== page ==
The wealth of Canadian singer-song writing artists who regularly tour the UK certainly add a perceptive richness to the local live music scene. The lyrics, themes, stories and general musical prowess have a captivating aura to ensure any investment of money or time in acquainting yourself with their art form is more than adequately rewarded. Sitting very comfortably amongst the latest crop of exporting Canadian talent is Annabelle Chvostek who has returned to our shores once again to promote her latest release RISE. Having giving this record a favourable review nearly a year ago, I can gladly report that the live show is more than an equal to her impressive recorded output.

Many will recall Annabelle as part of the esteemed folk trio the Wailin Jennies but in the last few years she has concentrated on producing work as a solo artist albeit with many contributing accompaniments. The material for this evening’s twin sets was almost entirely drawn from her brace of post-Jennies recordings with virtually all the tracks off RISE making an appearance. The exception was the popular song ‘Devil’s Paintbrush Road’ which Annabelle contributed to the Jennies’ album FIRECRACKER.

Annabelle had added the name Ensemble to the credits of RISE to reflect those who helped on the recording and for this visit to the UK she was joined by Jeremie Jones on acoustic bass and Tony Spina on drums. The presence of this rhythm section augmented the song delivery and sublimely supplemented the guitar, fiddle and mandolin playing of Annabelle. The sound system was particularly good for a multi-functional venue and those present were certainly being exposed to high class music.

As we have become accustomed to, the stories, thoughts and shared experiences of a singer-songwriter was an integral part of the show. Annabelle doesn’t shy away from her political leanings on RISE and the background to the tracks ‘G20’, ‘End of the Road’ and ‘Rise’ were explained in clear detail. We learned about the Slovakian origins of her surname as part of the introduction to ‘Baby Sleep ‘Till Sturovo’, a song about the Danube flooding, and the track ‘Sioux’ gave us a flavour of travelling into the northern areas of Canada. To bring the subject a little closer to home ‘Hartland Quay’ drew its inspiration from the Devon landmark of the same name and climate contrasts between the UK and her Canadian homeland were a recurring feature.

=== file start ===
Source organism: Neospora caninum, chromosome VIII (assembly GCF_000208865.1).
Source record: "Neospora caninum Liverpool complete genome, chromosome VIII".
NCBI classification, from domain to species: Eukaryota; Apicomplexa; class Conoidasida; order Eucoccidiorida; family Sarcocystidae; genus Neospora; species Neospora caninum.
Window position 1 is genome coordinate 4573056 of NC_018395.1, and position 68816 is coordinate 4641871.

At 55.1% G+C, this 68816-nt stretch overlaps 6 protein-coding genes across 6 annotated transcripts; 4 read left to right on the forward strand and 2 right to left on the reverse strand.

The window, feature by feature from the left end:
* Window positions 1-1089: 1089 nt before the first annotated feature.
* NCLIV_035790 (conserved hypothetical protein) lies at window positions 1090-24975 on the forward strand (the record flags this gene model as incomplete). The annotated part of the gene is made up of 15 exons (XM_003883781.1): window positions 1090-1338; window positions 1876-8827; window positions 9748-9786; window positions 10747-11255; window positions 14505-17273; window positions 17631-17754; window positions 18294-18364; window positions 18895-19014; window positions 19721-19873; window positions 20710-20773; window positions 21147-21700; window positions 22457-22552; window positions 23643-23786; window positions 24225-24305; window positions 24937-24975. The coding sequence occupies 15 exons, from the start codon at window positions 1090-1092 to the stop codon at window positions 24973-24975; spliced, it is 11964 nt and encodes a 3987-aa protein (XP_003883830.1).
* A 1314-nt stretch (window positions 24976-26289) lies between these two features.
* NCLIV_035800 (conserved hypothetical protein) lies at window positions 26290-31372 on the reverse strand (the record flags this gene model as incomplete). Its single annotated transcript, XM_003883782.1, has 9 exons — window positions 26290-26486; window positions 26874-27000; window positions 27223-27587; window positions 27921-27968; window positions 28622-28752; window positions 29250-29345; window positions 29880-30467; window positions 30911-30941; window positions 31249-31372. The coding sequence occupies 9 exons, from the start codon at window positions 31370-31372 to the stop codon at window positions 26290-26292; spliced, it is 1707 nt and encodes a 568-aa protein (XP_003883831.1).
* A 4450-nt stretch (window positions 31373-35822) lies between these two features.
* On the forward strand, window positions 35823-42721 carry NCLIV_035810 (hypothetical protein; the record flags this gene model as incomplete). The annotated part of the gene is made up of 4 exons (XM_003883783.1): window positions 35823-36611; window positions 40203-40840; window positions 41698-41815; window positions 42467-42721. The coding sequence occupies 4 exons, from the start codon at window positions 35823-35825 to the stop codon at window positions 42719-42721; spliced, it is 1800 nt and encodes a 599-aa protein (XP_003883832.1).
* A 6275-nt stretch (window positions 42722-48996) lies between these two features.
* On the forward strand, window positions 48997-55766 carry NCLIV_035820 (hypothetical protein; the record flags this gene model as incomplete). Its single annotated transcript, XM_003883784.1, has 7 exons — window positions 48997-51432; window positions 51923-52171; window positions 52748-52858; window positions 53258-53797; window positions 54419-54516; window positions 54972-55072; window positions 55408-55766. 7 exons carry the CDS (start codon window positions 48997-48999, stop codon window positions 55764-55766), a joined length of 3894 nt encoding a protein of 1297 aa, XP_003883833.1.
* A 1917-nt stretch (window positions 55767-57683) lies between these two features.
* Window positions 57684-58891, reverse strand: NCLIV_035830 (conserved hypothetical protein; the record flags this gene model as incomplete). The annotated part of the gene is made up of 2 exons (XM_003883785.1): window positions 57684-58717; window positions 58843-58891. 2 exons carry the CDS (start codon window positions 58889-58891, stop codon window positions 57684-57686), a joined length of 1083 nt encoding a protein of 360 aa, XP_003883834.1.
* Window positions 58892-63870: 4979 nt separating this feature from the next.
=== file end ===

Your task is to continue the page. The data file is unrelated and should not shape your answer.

Hailing from the city of Toronto, Annabelle wasted no time in introducing her hometown and involving the audience in the opening sing along to ‘Ona’ with the catchy chorus “in Toronto I get more hugs, in Montreal I get more kisses, in New York I get crazy, crazy”. The engaging side of Annabelle’s personality encouraged further outbreaks of participation, particularly the call and response number ‘I Left My Brain’, from those present which included local residents of Broseley and some drawn from further afield to specifically see the artist. The enthusiastic promotion has developed a neat niche of bringing high quality original music to a community not usually the domain of touring artists. This growing trend really taps into the ideals of genres such as country, folk and roots which historically have reached out to the people.